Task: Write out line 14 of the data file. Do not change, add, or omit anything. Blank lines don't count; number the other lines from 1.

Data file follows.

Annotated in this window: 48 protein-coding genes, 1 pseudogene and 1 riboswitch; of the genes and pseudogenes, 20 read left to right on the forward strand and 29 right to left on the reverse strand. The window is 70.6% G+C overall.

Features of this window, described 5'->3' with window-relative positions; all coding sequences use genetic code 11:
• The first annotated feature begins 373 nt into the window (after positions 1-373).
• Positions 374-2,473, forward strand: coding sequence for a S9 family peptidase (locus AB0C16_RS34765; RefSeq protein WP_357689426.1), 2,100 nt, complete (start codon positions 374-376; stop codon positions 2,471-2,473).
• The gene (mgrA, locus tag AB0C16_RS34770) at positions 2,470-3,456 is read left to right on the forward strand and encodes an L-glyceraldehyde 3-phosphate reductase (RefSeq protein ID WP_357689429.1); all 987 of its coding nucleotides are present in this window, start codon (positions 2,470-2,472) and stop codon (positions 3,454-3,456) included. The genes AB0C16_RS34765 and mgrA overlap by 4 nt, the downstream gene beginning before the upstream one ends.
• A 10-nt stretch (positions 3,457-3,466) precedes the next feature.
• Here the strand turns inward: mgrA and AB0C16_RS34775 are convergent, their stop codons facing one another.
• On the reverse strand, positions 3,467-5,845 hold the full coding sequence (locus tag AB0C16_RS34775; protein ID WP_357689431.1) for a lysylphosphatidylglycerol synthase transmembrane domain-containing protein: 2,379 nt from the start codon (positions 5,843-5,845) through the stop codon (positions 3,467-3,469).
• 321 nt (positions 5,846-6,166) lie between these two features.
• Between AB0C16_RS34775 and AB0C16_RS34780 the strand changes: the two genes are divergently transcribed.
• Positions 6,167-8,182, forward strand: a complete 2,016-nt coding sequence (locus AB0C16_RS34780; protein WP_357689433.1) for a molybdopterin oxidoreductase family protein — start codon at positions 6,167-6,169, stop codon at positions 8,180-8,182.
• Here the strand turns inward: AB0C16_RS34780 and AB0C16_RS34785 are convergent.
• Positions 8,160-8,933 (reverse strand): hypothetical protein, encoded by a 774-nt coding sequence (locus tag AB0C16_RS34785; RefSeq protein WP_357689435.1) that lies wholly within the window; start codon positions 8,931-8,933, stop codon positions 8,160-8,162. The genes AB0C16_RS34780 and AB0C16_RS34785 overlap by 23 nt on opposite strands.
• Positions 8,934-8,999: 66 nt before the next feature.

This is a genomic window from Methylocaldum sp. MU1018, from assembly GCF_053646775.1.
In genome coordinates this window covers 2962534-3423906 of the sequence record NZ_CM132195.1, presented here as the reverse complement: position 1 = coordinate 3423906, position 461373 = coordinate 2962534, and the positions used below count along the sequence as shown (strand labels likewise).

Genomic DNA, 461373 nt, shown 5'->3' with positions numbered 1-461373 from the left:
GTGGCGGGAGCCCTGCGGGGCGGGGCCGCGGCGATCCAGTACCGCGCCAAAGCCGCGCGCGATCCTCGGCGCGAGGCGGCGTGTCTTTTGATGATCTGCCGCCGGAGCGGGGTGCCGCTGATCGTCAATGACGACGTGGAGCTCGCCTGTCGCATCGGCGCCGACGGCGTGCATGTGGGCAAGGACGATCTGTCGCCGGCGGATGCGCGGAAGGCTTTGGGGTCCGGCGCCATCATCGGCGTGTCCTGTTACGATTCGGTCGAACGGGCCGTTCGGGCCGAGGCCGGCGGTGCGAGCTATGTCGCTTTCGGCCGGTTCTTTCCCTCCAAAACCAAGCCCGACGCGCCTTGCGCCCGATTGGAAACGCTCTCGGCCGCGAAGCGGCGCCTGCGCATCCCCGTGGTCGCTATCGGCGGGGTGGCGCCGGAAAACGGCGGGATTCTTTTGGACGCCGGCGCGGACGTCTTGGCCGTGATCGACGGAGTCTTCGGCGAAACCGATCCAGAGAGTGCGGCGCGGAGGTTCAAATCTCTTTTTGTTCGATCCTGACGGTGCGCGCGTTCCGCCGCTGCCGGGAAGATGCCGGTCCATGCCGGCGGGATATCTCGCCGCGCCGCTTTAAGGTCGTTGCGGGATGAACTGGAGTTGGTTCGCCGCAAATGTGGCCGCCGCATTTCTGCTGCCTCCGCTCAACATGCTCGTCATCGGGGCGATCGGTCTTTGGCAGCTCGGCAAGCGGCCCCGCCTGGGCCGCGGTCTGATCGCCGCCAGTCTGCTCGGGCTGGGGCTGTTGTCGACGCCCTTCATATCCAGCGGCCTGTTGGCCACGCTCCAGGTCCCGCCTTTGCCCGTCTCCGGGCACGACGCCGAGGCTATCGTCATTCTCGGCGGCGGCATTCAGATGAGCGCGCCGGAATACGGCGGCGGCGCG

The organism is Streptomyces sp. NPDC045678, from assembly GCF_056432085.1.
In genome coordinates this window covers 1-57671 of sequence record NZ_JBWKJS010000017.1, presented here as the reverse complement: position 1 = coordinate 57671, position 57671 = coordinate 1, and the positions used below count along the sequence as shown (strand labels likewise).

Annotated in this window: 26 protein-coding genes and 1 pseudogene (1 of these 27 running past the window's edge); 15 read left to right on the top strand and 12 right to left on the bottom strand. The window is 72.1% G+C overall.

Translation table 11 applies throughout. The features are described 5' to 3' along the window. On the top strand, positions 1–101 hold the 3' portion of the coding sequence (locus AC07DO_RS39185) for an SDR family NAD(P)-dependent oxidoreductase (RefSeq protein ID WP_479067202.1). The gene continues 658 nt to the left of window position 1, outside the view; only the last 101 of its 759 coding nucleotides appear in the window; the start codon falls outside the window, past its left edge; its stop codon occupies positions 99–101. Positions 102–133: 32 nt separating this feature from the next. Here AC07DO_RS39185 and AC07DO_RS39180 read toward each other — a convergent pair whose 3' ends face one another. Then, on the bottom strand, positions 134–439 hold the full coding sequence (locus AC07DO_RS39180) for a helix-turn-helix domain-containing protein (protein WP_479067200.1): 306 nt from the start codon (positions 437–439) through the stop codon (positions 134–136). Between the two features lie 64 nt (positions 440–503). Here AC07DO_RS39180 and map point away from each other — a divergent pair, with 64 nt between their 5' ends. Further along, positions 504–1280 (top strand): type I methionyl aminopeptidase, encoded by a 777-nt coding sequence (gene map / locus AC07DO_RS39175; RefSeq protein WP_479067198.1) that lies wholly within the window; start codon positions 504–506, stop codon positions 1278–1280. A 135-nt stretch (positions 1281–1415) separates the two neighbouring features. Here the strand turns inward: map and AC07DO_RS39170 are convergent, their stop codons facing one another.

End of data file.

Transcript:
• Positions 8,934-8,999: 66 nt before the next feature.